- Negotiating with vendors

Furthermore, the CMT’s expertise gives your marketing department a well-informed party at the negotiating table. The CMT should understand the requirements of getting a new solution running, the marketing goals it should achieve, and whether the vendor’s claims are realistic.

Benefit #3. Implements marketing-related technology on your timetable, not IT’s

Once solutions are selected, the CMT is responsible for getting them up-and-running efficiently. Depending on the resources available, this could involve hands-on technical work or, ideally, oversight of a technical team.

Many new marketing solutions are software-as-a-service (SAAS), or cloud solutions. The services are operated almost completely independent from your company’s computer networks. The CMT should be able to launch and manage SAAS solutions with minimal collaboration with your IT department, Brinker says, which should speed launch times.

Technology that is purchased and brought in-house will likely require collaboration with IT. In these cases, the CMT takes a lead role in organizing the work, and ensures it’s completed as quickly and effectively as possible. The CMT’s presence at the planning table ensures that the technical projects do not lose sight of marketing objectives.

"IT just doesn’t have [a marketing] background," Brinker says. "They are serving many different groups, and their focus is really on infrastructure."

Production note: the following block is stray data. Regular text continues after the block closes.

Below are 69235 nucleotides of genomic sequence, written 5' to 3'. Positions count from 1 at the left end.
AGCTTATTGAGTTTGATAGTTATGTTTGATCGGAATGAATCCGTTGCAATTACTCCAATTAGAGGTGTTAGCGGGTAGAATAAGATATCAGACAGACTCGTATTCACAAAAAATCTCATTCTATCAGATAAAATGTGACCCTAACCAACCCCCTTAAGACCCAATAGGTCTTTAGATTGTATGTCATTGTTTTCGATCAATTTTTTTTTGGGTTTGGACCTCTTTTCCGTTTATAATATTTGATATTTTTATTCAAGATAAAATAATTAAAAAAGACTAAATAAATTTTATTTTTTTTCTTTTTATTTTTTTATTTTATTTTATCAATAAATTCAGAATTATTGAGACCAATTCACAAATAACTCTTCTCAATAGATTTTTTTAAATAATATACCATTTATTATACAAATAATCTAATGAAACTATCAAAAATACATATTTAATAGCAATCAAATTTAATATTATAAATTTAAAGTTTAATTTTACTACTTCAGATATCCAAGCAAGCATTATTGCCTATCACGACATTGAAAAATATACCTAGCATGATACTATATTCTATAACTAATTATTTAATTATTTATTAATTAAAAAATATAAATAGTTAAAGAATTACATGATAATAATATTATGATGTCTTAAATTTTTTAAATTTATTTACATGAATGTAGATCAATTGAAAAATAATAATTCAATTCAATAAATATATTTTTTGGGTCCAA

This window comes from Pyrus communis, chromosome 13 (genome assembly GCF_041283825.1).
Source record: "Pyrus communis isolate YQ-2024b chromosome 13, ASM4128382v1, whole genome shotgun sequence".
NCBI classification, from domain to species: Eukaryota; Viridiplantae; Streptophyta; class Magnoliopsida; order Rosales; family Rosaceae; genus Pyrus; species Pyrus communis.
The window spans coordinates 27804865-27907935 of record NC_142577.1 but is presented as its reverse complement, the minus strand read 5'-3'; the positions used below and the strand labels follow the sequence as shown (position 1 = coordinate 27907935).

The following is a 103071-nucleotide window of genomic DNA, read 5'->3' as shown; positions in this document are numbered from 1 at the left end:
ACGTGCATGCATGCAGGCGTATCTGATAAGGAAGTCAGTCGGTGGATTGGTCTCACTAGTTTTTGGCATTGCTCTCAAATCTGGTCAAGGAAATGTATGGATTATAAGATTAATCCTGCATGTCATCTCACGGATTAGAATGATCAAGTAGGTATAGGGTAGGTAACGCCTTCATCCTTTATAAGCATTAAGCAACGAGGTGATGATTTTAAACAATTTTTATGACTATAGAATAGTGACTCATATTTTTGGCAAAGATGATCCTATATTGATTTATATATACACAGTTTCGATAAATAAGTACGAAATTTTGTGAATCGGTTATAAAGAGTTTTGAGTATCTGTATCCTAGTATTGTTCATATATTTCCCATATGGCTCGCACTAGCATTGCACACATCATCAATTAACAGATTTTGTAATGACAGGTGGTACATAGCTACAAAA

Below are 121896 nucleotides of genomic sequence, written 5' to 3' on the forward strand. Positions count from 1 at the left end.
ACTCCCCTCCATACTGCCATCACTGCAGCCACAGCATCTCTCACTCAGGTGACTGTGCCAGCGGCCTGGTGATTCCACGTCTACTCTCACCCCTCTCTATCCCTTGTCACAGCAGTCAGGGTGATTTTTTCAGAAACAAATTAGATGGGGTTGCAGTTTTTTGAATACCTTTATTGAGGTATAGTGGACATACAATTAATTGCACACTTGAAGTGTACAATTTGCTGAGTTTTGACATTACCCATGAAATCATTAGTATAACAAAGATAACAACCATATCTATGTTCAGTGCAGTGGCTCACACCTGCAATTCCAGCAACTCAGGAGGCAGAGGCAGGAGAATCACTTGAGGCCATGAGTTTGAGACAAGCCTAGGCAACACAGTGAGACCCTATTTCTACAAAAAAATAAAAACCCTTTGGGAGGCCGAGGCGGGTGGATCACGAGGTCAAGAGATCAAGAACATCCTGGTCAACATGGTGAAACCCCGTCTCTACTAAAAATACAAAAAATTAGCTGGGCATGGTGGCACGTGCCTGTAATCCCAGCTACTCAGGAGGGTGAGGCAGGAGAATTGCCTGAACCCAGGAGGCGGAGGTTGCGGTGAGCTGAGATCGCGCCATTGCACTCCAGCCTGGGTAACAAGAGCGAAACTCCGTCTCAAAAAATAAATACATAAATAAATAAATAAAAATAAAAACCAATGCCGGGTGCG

Benefit #4. Unifies marketing technology for improved efficiency

The rise in marketing technology has created a patchwork of systems that many teams use every day. For example, it’s not uncommon to manage search marketing, email marketing, ecommerce, and display advertising in four separate platforms.

The CMT should work to connect these systems to drive marketing efficiencies. For example, maybe an interface can be developed to manage several channels. Or perhaps sharing the data between systems can promote better targeting and stronger performance.

Also, the CMT should ensure that the systems achieve a unified result that pushes marketing performance. For example, your team may hire separate vendors to provide product suggestions and product reviews on your website, but those technologies need to work cleanly on the same page to improve conversions.

Where can you find a Chief Marketing Technologist?

People who can fill this position are not walking around with the title Chief Marketing Technologist. The key is to find someone who understands marketing objectives and who has a thorough understanding of technology.

There is likely someone at your company who takes the lead on your marketing team’s technical challenges. If you are always turning to the same person in your marketing department to add something to your website or fix an email rendering issue, they might be a good candidate.

Marketers who are deeply involved with the technical side of search engine optimization can also be good candidates. There are also people at smaller Web development companies and Web 2.0 startups who are business-minded and have tons of technical expertise, Brinker says.

Useful links related to this article

MarketingSherpa’s Job Listings

Members Library: How to Negotiate Trials and Lower-rates with Vendors: 5 Strategies

Scott Brinker’s Blog: Rise of the Marketing Technologist

ion interactive